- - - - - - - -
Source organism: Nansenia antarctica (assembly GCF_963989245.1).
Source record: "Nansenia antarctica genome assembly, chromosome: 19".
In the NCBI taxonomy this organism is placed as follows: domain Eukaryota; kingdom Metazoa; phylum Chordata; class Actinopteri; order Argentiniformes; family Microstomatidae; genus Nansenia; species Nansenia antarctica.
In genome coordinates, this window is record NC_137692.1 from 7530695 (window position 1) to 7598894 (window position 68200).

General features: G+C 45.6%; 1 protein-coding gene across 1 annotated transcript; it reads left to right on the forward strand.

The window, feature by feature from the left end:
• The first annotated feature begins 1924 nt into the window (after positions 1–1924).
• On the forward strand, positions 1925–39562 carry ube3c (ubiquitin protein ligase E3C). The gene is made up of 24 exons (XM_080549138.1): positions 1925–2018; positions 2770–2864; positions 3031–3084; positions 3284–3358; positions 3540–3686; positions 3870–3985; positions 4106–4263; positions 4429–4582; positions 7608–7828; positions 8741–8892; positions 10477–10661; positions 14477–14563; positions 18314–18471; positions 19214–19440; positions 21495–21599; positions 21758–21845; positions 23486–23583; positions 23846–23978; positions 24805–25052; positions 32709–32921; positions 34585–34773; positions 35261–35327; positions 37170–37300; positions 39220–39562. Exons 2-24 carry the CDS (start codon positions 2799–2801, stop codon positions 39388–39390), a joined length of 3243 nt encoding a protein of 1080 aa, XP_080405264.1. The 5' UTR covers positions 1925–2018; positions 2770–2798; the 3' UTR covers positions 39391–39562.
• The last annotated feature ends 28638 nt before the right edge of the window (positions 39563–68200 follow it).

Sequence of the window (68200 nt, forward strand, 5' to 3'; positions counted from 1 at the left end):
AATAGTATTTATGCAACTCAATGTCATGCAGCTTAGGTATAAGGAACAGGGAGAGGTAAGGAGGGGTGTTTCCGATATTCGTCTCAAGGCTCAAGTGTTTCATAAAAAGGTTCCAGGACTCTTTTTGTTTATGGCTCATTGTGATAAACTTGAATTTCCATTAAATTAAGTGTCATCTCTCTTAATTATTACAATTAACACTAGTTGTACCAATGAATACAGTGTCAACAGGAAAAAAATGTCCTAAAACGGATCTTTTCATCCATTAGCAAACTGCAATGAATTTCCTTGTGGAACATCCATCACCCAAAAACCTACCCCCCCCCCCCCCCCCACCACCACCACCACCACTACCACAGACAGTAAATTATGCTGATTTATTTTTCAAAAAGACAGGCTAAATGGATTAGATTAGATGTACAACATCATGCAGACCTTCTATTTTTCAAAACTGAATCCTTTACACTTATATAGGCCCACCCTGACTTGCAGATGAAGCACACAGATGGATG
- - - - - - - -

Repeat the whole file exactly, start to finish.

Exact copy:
Source organism: Nansenia antarctica (assembly GCF_963989245.1).
Source record: "Nansenia antarctica genome assembly, chromosome: 19".
In the NCBI taxonomy this organism is placed as follows: domain Eukaryota; kingdom Metazoa; phylum Chordata; class Actinopteri; order Argentiniformes; family Microstomatidae; genus Nansenia; species Nansenia antarctica.
In genome coordinates, this window is record NC_137692.1 from 7530695 (window position 1) to 7598894 (window position 68200).

General features: G+C 45.6%; 1 protein-coding gene across 1 annotated transcript; it reads left to right on the forward strand.

The window, feature by feature from the left end:
• The first annotated feature begins 1924 nt into the window (after positions 1–1924).
• On the forward strand, positions 1925–39562 carry ube3c (ubiquitin protein ligase E3C). The gene is made up of 24 exons (XM_080549138.1): positions 1925–2018; positions 2770–2864; positions 3031–3084; positions 3284–3358; positions 3540–3686; positions 3870–3985; positions 4106–4263; positions 4429–4582; positions 7608–7828; positions 8741–8892; positions 10477–10661; positions 14477–14563; positions 18314–18471; positions 19214–19440; positions 21495–21599; positions 21758–21845; positions 23486–23583; positions 23846–23978; positions 24805–25052; positions 32709–32921; positions 34585–34773; positions 35261–35327; positions 37170–37300; positions 39220–39562. Exons 2-24 carry the CDS (start codon positions 2799–2801, stop codon positions 39388–39390), a joined length of 3243 nt encoding a protein of 1080 aa, XP_080405264.1. The 5' UTR covers positions 1925–2018; positions 2770–2798; the 3' UTR covers positions 39391–39562.
• The last annotated feature ends 28638 nt before the right edge of the window (positions 39563–68200 follow it).

Sequence of the window (68200 nt, forward strand, 5' to 3'; positions counted from 1 at the left end):
AATAGTATTTATGCAACTCAATGTCATGCAGCTTAGGTATAAGGAACAGGGAGAGGTAAGGAGGGGTGTTTCCGATATTCGTCTCAAGGCTCAAGTGTTTCATAAAAAGGTTCCAGGACTCTTTTTGTTTATGGCTCATTGTGATAAACTTGAATTTCCATTAAATTAAGTGTCATCTCTCTTAATTATTACAATTAACACTAGTTGTACCAATGAATACAGTGTCAACAGGAAAAAAATGTCCTAAAACGGATCTTTTCATCCATTAGCAAACTGCAATGAATTTCCTTGTGGAACATCCATCACCCAAAAACCTACCCCCCCCCCCCCCCCCACCACCACCACCACCACTACCACAGACAGTAAATTATGCTGATTTATTTTTCAAAAAGACAGGCTAAATGGATTAGATTAGATGTACAACATCATGCAGACCTTCTATTTTTCAAAACTGAATCCTTTACACTTATATAGGCCCACCCTGACTTGCAGATGAAGCACACAGATGGATG